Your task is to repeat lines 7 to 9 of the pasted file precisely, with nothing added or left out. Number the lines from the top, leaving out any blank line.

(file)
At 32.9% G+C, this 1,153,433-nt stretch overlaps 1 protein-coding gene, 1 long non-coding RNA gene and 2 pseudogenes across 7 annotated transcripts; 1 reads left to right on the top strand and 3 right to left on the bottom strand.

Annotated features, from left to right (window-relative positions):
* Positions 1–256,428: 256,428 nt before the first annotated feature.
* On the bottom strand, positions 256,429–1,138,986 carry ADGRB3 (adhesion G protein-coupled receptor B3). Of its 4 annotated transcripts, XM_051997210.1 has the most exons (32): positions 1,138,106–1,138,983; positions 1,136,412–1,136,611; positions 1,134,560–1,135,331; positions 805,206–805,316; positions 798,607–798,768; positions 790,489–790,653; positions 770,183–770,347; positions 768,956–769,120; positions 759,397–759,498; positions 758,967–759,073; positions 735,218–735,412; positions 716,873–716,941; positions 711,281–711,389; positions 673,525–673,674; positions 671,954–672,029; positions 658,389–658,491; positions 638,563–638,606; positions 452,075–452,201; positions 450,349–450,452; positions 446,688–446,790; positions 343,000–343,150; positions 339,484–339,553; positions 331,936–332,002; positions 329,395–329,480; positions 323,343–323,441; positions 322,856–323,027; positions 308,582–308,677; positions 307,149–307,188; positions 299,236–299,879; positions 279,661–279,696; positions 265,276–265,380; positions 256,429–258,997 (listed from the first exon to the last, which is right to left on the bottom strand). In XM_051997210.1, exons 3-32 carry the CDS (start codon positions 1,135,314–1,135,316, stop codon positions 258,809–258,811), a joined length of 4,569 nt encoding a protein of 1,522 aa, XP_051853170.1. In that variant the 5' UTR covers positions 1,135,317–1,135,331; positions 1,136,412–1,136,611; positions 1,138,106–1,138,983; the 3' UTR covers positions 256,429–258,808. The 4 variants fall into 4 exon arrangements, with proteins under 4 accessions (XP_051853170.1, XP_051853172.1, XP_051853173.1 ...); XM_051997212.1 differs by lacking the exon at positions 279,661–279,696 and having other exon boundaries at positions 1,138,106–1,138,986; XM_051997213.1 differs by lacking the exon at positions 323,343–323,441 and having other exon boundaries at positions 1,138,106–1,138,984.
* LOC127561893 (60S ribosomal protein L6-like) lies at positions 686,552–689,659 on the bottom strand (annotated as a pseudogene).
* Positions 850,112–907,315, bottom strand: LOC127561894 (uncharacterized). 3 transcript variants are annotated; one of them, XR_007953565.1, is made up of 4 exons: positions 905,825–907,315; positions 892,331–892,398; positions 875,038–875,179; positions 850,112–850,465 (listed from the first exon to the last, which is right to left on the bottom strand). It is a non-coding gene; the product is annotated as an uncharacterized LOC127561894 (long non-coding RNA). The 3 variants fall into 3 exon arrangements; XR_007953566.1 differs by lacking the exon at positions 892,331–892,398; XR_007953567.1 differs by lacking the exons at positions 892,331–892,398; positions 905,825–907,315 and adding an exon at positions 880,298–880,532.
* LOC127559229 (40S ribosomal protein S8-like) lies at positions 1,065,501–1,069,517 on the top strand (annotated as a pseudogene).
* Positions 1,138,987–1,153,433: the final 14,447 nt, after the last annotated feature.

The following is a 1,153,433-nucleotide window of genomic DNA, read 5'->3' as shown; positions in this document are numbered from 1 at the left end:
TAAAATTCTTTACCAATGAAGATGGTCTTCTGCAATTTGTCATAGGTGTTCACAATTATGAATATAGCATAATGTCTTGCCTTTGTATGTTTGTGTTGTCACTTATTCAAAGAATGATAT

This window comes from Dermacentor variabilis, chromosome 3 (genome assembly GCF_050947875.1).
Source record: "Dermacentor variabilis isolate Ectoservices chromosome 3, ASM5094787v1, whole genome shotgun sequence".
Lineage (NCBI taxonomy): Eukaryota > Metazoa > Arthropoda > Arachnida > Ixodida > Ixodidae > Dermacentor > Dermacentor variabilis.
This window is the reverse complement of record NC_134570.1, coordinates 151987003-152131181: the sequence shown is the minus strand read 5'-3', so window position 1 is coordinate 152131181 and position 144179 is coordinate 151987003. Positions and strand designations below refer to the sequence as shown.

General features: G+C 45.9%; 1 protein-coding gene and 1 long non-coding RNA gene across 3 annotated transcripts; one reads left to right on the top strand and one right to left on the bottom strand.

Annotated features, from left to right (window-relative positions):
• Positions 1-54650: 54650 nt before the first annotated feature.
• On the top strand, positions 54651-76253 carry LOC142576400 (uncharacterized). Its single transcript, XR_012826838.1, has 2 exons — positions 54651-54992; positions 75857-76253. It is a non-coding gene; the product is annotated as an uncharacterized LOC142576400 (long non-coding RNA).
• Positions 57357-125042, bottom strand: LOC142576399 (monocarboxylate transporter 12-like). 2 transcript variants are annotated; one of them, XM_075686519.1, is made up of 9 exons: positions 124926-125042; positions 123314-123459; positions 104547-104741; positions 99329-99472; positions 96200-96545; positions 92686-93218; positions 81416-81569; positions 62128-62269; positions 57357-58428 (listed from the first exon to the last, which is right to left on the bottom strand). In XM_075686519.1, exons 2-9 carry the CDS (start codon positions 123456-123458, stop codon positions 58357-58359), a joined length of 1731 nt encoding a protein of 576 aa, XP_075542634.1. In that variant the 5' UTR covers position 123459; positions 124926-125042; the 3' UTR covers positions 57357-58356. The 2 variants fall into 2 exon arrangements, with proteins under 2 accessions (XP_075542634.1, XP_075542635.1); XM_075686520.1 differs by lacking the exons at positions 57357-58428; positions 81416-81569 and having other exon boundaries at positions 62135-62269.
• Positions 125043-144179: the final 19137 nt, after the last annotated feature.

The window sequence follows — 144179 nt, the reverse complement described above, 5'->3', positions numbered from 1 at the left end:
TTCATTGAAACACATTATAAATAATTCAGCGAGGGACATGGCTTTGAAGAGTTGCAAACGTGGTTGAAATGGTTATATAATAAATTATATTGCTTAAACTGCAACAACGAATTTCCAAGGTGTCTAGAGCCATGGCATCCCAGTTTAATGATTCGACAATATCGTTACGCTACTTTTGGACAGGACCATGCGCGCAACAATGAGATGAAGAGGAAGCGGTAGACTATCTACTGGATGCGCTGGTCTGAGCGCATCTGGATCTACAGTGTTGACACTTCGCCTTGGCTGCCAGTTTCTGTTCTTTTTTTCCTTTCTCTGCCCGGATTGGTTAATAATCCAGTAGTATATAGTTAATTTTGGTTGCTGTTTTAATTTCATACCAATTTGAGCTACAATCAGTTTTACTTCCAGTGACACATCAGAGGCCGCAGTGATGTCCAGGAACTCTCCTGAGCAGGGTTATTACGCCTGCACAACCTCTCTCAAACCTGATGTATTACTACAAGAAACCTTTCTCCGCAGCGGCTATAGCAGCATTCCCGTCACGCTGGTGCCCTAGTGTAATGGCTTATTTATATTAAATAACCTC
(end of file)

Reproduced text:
* LOC127559229 (40S ribosomal protein S8-like) lies at positions 1,065,501–1,069,517 on the top strand (annotated as a pseudogene).
* Positions 1,138,987–1,153,433: the final 14,447 nt, after the last annotated feature.

The following is a 1,153,433-nucleotide window of genomic DNA, read 5'->3' as shown; positions in this document are numbered from 1 at the left end: